Effective Prioritization

    There are two approaches to “prioritizing” the tasks in your to-do list that I see fairly often:

    Approach #1 Tackling the Biggest Tasks First and Getting Them out of the Way

    The idea is that by tackling them first, you deal with the pressure and anxiety that builds up and prevents you from getting anything done—whether we’re talking about big or small tasks. Leo Babauta is a proponent of this Big Rocks method.[1]

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    Approach #2 Tackling the Tasks You Can Get Done Quickly and Easily, with Minimal Effort

    Proponents of this method believe that by tackling the small fries first, you’ll have less noise distracting you from the periphery of your consciousness.

    If you believe in getting your email read and responded to, making phone calls and getting Google Reader zeroed before you dive into the high-yield work, you’re a proponent of this method. I suppose you could say Getting Things Done (GTD) encourages this sort of method, since the methodology advises followers to tackle tasks that can be completed within two minutes, right there and then.

    Figure out Your Approach for Prioritization

    My own approach is perhaps a mixture of the two.

    I’ll write out my daily task list and draw little priority stars next to the three items I need to get done that day. They don’t need to be big tasks, but nine times out of ten, they are.

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    Smaller tasks are rarely important enough to warrant a star in the first place; I can always get away without even checking my inbox until the next day if I’m swamped, and the people who need to get in touch with me super quickly know how.

    But I’m not recommending my system of prioritization to you. I’m also not saying that mine is better than Leo’s Big Rocks method, and I’m not saying it’s better than the “if it can be done quickly, do it first” method either.

    The thing with prioritization is that knowing when to do what relies very much on you and the way you work. Some people need to get some small work done to find a sense of accomplishment and clarity that allows them to focus on and tackle bigger items. Others need to deal with the big tasks or they’ll get caught up in the busywork of the day and never move on, especially when that Google Reader count just refuses to get zeroed (personally, I recommend the Mark All As Read button—I use it most days!).

    I’m in between, because my own patterns can be all over the place. Some days I will be ready to rip into massive projects at 7AM. Other times I’ll feel the need to zero every inbox I have and clean up the papers on my desk before I can focus on anything serious. I also know that my peak, efficient working time doesn’t come at 11AM or 3PM or some specific time like it does for many people, but I have several peaks divided by a few troughs. I can feel what’s coming on when and try to keep my schedule liquid enough that I can adapt.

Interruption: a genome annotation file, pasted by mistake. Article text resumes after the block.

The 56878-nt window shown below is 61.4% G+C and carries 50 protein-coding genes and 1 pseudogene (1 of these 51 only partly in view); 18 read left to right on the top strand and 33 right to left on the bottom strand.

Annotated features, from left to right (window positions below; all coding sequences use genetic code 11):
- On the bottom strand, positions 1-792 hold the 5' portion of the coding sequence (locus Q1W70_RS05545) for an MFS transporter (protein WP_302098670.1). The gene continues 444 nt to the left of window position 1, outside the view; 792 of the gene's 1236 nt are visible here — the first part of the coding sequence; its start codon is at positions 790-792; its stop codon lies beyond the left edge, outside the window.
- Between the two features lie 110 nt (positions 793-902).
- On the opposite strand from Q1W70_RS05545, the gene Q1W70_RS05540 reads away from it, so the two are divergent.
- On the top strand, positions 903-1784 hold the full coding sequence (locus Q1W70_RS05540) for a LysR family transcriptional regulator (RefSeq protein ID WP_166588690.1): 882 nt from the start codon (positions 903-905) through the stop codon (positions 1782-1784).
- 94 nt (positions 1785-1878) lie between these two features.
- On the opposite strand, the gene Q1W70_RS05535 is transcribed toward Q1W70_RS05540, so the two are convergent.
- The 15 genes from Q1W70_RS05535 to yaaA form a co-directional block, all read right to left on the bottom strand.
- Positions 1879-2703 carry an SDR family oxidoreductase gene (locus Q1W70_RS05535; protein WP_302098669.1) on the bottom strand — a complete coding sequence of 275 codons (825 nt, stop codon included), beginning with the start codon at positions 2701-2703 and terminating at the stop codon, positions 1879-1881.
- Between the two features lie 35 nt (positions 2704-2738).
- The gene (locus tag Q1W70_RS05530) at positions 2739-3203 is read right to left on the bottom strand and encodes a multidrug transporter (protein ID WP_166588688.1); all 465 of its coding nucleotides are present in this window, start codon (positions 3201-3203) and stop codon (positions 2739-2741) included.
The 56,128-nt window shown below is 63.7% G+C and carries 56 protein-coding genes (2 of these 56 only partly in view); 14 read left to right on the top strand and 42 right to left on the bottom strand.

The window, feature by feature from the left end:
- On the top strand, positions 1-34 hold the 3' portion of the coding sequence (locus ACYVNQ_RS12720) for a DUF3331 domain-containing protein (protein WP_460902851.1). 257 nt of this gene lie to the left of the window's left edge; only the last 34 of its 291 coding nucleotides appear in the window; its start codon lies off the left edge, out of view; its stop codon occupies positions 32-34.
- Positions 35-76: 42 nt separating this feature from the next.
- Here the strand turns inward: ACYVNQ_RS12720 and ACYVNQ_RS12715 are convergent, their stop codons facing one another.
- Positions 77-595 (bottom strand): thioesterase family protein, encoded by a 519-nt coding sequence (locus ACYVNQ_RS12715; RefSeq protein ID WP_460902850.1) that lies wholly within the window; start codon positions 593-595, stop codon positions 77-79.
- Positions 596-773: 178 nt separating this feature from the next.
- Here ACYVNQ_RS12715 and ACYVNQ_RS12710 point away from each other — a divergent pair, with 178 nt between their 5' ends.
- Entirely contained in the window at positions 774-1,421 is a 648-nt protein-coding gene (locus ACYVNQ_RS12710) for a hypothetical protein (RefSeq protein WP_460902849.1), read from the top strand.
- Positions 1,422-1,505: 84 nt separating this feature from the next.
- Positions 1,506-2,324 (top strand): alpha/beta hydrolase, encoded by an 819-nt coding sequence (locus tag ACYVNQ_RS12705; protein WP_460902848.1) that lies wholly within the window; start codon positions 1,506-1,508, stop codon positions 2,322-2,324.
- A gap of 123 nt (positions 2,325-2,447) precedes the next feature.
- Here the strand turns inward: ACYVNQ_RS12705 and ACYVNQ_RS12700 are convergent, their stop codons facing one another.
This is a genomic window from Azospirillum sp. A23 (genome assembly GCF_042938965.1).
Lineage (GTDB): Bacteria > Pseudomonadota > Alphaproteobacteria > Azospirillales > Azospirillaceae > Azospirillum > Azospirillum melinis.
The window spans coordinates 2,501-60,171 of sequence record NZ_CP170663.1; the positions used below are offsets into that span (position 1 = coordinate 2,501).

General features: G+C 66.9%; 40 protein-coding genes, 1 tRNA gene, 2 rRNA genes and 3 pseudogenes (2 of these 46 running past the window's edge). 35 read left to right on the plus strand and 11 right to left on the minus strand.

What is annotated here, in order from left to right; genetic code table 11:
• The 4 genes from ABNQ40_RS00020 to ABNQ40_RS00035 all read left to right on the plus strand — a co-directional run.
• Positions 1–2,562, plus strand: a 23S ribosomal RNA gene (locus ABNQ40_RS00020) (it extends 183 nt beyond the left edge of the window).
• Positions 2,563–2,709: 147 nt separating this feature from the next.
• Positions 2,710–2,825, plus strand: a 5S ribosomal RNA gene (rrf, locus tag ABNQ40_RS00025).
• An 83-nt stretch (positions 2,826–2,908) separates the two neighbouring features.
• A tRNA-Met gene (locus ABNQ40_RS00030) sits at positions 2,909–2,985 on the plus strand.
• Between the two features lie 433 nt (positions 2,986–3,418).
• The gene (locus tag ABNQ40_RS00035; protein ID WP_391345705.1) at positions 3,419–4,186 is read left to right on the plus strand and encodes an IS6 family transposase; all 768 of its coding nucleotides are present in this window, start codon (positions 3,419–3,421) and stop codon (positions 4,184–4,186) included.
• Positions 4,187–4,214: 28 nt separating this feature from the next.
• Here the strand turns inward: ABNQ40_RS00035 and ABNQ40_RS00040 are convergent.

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    That’s why I use a starred task list system rather than a scheduled task list. It allows me to trust myself (something that I suppose takes a certain amount of discipline) and achieve peak efficiency by blowing with the winds. If I fight the peaks and troughs, I’ll get less done; but if I do certain kinds of work in each period of the day as they come, I’ll get more done than most others in a similar line of work.

    You may not be able to trust yourself to that extent without falling into the busywork trap. You may not be able to tackle big tasks first thing in the morning without feeling like you’re pushing against an invisible brick wall that won’t budge. You might not be able to deal with small tasks before the big tasks without feeling pangs of guilt and urgency.

    My point is:

    The prioritization systems themselves don’t matter. They’re all pretty good for a group of people, not least of all to the people who espouse them because they use them and find them effective.

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    What matters is that you don’t fall for one set of dogma (and I’m not saying Leo Babauta or David Allen preach these things as dogma, but sometimes their proponents do) until you’ve tried the systems extensively, and found which method of chronological prioritization works for you.

    And if the system you already use works great, then there’s no need to bother trying others—in the world of personal productivity, it’s too easy to mess with something that works and find yourself unable to get back into your former groove.

    “If it ain’t broke, don’t fix it.”

    In truth, this principle applies to all sorts of personal productivity issues, though it’s important to know which issues it applies to.

    If you thought multitasking worked well for you each day and I’d have to contend that you are wrong—multitasking is a universal myth in my books! But if you find yourself prioritizing tasks that never get done, you might need to reconsider which of the above approaches you’re using and change to a system that is more personally effective.

    More About Prioritization & Time Management

    Featured photo credit: Sabri Tuzcu via unsplash.com

    Reference